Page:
I bought my first apartment in Manhattan when I was 29. I was a single woman and what I could afford was a studio co-op. Friends and family, even strangers, told me that I was crazy. I didn’t listen. What I knew was that I wanted to live in Manhattan, and I could afford a better quality-of-life if I purchased my home.
By owning a home, I knew that I would be able to live in a better apartment, and I would be more inclined to paint with color, to buy nicer furniture, to do renovations, and to befriend my neighbors. I felt like I was ready to nest and was ready to stop living like a nomad. I was able to save money through building equity in my home. And I even made some money when I sold it!
My experience buying my first apartment was so life-changing for me that I decided to become a real estate broker. As a real estate broker, often the first thing that people ask is, “Should I buy or should I rent a home?”
The answer for everyone is different. Do you want to stay in the city or town where you are now? History has proven that if you own your home for the long term, the value will appreciate. How do the costs compare between buying and renting where you live? This varies from state to state, from city to city, and even from neighborhood to neighborhood.
Reasons to Rent
If you’re considering strictly the financial reasons, it only makes more sense to rent, IF you want to move in a few years and/or IF the costs of renting are less and you will honestly rigorously invest the monthly amount that you are saving. If you are not inclined to be a successful and disciplined investor, then the equity you build in your home and the tax benefits you receive from homeownership will outweigh any benefits from spending less monthly on a rental.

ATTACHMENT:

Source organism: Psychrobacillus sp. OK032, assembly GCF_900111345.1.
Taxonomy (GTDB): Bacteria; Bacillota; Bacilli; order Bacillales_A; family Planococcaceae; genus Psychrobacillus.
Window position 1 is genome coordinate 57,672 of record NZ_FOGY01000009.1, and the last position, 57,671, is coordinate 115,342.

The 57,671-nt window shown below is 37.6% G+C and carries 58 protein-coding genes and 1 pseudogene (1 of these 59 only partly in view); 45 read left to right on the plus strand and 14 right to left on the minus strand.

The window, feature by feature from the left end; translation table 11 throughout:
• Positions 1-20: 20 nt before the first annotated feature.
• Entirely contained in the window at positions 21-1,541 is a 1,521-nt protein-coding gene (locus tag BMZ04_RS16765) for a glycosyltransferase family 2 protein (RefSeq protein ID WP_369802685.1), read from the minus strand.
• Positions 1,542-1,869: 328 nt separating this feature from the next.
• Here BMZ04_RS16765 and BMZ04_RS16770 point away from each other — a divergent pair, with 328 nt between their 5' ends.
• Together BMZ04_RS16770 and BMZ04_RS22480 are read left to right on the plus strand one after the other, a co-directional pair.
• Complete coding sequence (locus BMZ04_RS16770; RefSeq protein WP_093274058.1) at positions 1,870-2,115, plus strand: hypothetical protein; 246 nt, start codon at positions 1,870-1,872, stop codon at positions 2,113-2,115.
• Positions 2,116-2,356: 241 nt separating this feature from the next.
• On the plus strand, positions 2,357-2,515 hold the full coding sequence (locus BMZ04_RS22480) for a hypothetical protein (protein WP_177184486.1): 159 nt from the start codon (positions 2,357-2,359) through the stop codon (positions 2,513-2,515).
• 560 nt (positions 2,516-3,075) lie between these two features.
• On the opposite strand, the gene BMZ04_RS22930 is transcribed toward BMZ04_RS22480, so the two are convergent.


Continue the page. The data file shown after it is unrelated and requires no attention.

But if you have the confidence and the money to buy a home, the payoff can be huge and not just financially. Financially, it only makes sense to rent if:
- You are planning to move within the next few years and/or
- You are honestly going to rigorously invest the monthly amount that you are saving.
If you are not inclined to be a successful and disciplined investor, then the equity you build in your home and the tax benefits you receive from homeownership will outweigh any benefits from spending less monthly on a rent.
Benefits to Buying
If I’m working with someone who does want to purchase a home, I begin by asking some basic questions about the buyer’s financial qualifications.
According to Ari Sorotzkin from Citibank, while different mortgage products are available for people in varied financial positions, in order to get the best mortgage terms, a buyer should have:
- At least 20% down-payment.
- Post-closing liquidity (cash available after your down payment) of at least 6 months of housing payments.
- A credit score of 720 or higher.
- Your debt-to-income ratio (all monthly debt payments to your income) should be no greater than 40%.
Co-op vs Condominium